Today we introduced our week’s theme on 20th Century toys. I explained that we chose to look at the 20th century as that’s the period when toys changed the most.
We talked about the names we use for ‘chunks’ of time: Seconds, Minutes, Hours, Days, Weeks, Months, Years, Decades, Centurys and Millennia.
We noticed that we were at a very unusual point in history because every single child in the school was born in a different century to their teachers. In fact we noticed that the children and teachers actually come from different Millennia too which is a very rare occurrence.
We made a timeline along the length of the hall and marked every 10 years from 1900 to 2000. We then charted when each teacher was born and the decade they grew up in. Now we know which teachers are the experts in which decades.
Our timeline is going to stay in the hall all week and we will be able to add to it as we find things out.
Once we’d had a look at the 20th century on our timeline, it was time to get in our time machine and pretend to travel back in time. The time machine has a time circuit that displays the dates that we travel through and shows us where when we land. Today it took us back to 1911.
It was Christmas day when we landed and we saw the inside of a house on Christmas morning in 1911. There was a cabinet full of toys. They were mainly made of wood. Here’s a list of the toys that we saw:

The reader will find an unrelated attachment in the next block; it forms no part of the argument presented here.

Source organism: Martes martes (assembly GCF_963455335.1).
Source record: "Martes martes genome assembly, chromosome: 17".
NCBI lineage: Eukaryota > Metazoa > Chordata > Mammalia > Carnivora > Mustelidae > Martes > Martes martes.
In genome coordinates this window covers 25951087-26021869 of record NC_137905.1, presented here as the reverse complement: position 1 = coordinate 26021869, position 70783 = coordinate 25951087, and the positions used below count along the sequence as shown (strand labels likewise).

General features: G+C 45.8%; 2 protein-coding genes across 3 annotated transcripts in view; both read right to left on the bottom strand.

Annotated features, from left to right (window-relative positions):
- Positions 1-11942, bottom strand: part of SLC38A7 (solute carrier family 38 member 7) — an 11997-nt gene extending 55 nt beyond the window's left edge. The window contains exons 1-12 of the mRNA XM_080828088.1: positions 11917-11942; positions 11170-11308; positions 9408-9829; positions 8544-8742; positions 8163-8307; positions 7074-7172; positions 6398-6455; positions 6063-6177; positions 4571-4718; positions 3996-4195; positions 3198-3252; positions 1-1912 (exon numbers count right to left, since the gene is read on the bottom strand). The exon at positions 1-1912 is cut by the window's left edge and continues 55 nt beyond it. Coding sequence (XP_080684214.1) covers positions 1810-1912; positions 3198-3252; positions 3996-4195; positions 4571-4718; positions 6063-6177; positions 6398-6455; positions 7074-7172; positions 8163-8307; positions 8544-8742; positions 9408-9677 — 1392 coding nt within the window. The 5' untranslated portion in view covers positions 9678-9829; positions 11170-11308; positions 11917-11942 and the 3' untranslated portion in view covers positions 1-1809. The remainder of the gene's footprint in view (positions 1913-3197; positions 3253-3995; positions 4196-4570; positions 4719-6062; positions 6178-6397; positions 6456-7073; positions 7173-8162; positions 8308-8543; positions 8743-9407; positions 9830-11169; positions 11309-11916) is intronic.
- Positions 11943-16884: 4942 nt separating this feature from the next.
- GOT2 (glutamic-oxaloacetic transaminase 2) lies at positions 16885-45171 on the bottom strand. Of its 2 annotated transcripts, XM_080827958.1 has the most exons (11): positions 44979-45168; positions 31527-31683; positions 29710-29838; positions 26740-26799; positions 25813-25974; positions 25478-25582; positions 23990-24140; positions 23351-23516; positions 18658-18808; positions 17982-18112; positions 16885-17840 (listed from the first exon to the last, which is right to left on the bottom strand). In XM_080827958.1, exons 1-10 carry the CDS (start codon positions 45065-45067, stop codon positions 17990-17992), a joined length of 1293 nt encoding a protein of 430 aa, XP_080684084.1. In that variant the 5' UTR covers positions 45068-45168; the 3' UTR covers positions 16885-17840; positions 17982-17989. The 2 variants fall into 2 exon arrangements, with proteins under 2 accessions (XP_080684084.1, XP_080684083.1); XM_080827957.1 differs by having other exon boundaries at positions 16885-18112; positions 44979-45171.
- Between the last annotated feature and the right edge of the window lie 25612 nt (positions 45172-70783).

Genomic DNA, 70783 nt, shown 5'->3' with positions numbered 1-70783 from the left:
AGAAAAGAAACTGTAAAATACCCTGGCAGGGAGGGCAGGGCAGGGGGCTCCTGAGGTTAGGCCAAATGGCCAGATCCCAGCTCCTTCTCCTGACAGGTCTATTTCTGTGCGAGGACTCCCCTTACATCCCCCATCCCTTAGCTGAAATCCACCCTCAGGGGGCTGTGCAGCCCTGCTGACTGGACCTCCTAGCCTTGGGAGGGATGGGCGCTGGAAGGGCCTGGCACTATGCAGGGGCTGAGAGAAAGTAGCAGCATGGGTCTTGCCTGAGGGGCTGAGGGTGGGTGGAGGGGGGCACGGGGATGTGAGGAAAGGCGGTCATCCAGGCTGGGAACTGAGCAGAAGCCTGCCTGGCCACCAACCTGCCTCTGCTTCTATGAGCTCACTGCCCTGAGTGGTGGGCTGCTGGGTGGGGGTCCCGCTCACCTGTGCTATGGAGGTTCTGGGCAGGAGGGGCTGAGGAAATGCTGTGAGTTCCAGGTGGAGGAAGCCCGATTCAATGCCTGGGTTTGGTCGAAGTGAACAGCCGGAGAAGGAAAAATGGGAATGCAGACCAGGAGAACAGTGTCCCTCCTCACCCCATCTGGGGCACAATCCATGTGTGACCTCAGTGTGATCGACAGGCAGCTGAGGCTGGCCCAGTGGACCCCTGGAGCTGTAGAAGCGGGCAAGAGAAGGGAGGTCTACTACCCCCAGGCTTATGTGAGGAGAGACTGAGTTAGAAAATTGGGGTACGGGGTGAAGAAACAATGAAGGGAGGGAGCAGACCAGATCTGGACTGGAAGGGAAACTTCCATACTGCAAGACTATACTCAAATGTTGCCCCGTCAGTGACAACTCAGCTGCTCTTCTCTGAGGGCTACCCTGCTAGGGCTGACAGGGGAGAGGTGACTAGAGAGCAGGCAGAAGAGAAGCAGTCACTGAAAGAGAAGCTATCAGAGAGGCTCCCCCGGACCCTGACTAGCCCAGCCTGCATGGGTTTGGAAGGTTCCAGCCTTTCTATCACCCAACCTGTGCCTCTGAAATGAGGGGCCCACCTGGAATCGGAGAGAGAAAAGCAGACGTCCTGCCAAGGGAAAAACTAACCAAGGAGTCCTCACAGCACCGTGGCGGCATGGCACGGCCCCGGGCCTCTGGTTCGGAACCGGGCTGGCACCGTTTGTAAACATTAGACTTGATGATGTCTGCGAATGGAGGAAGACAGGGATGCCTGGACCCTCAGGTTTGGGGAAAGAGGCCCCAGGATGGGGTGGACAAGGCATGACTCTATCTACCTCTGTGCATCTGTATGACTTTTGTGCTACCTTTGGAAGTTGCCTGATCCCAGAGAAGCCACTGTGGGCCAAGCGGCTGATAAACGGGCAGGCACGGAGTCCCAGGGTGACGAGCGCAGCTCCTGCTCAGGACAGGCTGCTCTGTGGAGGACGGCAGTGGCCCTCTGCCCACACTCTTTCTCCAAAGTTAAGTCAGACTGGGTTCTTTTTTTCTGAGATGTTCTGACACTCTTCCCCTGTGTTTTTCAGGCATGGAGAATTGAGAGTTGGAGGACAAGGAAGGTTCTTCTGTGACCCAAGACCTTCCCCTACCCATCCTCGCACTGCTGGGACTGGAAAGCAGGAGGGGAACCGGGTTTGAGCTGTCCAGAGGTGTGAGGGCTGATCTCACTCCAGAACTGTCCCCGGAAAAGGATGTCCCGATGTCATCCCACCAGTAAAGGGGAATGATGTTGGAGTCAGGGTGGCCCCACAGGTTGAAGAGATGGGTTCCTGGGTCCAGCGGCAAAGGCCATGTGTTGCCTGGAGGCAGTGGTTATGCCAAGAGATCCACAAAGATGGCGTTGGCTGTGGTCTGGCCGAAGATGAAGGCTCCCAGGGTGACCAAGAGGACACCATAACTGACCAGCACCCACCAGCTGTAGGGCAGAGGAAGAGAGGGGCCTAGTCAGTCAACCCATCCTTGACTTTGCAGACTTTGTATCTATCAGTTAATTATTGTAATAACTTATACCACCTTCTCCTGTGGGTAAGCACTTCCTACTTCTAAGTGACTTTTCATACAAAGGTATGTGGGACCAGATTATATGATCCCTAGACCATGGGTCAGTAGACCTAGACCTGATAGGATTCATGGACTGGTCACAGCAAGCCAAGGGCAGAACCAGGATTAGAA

Wooden Alphabet Blocks
Wooden Toy Train
Cup and Ball
We also saw old photos of children with toy dolls and teddy bears. Teddy bears had only just been invented in 1911!
We agreed that the toys were very basic and understood that only rich children would have had toys that were bought from a shop. Most other children would have made up their own games with basic materials such as sticks, stones and old bobbin reels. Or sometimes they may have been made a toy by someone in their family, like the wooden sword or paper kite.
I then showed everyone what I consider to be one of the most interesting toys of this time; the Zoetrope.
The Zoetrope was invented in the mid nineteenth century, but was still very popular in the early 20th century although mainly reserved for adults use.
An early Milton Bradley Zoetrope Advert
A quick Zoetrope overview (YouTube)
See vintage Zoetrope animations (YouTube)
In Class 6
After the mornings assembly I joined class 6 in making zoetropes out of card along with 12 frame animations to go inside them.
Class 6 children, who would like to make more animations at home, can print out these templates onto A4 paper (please make sure that your printer doesn’t re-scale the image).
We found that drawing the frames on individual pieces of cut-out paper was easier because we could lay each frame over the last and trace it, but making small changes. That way we get a smooth animation.
Once we’ve stuck all our individual frames onto our strip we can then see the pictures move in our zoetropes.
I’m looking forward to seeing you all again tomorrow for a trip to different year!